CONOLLY: Dismount the high horse
Privileged students and wealthy politicians should learn to relate to middle-class struggles
The friends I have made at the University of Virginia run the gamut of high school education. I have friends who attended boarding school, friends who attended private day schools, friends who attended charter schools and friends who attended public schools. And while they are all very bright, their educational experiences differ in several notable ways.
An important component of quality education is the ability to converse well; a cocktail party skill. And in this respect — and I am using extreme generalizations here, where there are, of course, exceptions — my private school friends typically outstrip my public school friends. Their familiarity with upper class social norms and polite, simple conversation is remarkable. They are schmoozers, in the best sense of the word, masters of the five-minute conversation. They make brilliant first impressions.
In contrast, the friends I have met from public high schools largely do not possess the same social polish, and they often do not possess the occasionally stunning confidence that many of my private school friends display. They may not have traveled as widely as my private school friends, may not have the same cultural literacy and may even possess an inferior academic education.
But in many respects, I would argue that public education — particularly a public school of socioeconomic and racial diversity — offers an educational experience that provides what private schools frequently lack.
I make this argument for numerous reasons. Chief among them is that while private school graduates might possess skills more conducive to business dinners and comparable social occasions (and again, not to belabor the point, but these are extreme generalizations), the public school graduate often possesses the skills to interact with a greater variety of people. This, I think, is important. Whatever your political inclinations, it is disheartening to watch some American politicians and think, “this guy is completely out of touch with what’s going on.” Think George H.W. Bush walking into a grocery store and being mesmerized by an electronic scanner — a device that had already been in grocery stores for at least 10 years. Think of John Kerry in 2004, struggling to convey an “everyday guy” image to contrast his hundred million dollar fortune and privileged upbringing.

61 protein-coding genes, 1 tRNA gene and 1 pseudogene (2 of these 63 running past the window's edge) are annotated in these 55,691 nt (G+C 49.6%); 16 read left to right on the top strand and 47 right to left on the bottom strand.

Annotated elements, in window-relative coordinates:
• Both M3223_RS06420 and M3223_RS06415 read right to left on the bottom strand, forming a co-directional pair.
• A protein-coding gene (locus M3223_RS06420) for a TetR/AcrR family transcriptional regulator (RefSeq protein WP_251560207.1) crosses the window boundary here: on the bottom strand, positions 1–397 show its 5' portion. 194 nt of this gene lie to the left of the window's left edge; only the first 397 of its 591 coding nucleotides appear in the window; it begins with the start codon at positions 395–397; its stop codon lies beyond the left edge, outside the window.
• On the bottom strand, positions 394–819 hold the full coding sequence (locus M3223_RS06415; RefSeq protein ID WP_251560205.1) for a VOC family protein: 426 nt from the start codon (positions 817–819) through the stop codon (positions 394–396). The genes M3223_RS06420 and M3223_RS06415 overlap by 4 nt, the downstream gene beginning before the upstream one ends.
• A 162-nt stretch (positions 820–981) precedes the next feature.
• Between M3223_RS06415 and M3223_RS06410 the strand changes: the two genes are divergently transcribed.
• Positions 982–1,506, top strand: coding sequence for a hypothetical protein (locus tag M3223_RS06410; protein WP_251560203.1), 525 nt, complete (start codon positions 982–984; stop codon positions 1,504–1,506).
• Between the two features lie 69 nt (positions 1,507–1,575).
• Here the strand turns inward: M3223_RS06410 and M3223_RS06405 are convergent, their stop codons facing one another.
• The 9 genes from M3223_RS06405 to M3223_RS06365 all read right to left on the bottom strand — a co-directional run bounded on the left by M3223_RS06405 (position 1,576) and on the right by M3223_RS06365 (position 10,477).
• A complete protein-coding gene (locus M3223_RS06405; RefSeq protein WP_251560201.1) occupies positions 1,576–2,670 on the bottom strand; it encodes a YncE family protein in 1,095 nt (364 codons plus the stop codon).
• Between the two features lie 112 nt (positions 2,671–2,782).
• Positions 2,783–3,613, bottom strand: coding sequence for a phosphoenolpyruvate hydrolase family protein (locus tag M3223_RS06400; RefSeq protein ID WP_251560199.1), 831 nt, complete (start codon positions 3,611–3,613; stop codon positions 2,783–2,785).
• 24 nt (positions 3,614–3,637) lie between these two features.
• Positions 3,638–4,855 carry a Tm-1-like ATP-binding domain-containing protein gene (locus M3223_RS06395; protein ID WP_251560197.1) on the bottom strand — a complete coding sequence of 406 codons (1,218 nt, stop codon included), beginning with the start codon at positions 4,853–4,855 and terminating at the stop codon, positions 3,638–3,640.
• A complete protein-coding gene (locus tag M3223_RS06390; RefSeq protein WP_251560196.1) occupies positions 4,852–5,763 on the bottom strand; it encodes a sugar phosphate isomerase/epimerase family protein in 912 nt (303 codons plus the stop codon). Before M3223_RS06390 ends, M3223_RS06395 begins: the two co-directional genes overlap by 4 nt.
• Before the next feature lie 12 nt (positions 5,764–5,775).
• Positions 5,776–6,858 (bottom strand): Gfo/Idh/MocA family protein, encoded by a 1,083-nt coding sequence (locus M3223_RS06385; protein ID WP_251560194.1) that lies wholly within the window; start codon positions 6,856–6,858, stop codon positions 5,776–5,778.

At a time in American life where income inequality is at the forefront of the political agenda, and where debate over the War on Poverty — entering its 50th year in 2014 — dominates the news, those making the policies that impact underprivileged Americans should have some conception of the problems they are facing. Whatever you may think of New Jersey Senator Cory Booker, it is easy to admire his willingness to live in a Newark housing project. Not only did this bring him closer to voters, but it also brought him face to face with the very issues they were facing — a rarity among politicians.
And the logic is not only applied to politicians. Business executives with some conception of “how the other half lives” might adopt different policies towards their employees. Teachers and professors at prestigious institutions who have experience dealing with the poor might be more willing to expose their pupils to these issues.
I have met many students at this University whom I know will reach great achievements in politics, in business and in other fields. But I worry that those who have no conception of poverty, no conception of what it means to live paycheck-to-paycheck and no conception of the struggles of the lower class and some of the middle class in America will initiate policies that will reflect their isolation from these problems.
That being said, I know that many of my friends who attended private school have had experiences volunteering and working in less privileged areas, and as I said before, some of my points in this column are largely generalizations. But I would certainly stand by the statement that exposure to different types of people is a necessary component to a complete education, particularly for those who one day will be leaders in our country. Private school, for all its benefits, might not offer this particular educational experience. Public school, for all its drawbacks, generally does.
John Connolly is an Opinion columnist for The Cavalier Daily. His columns run Thursdays.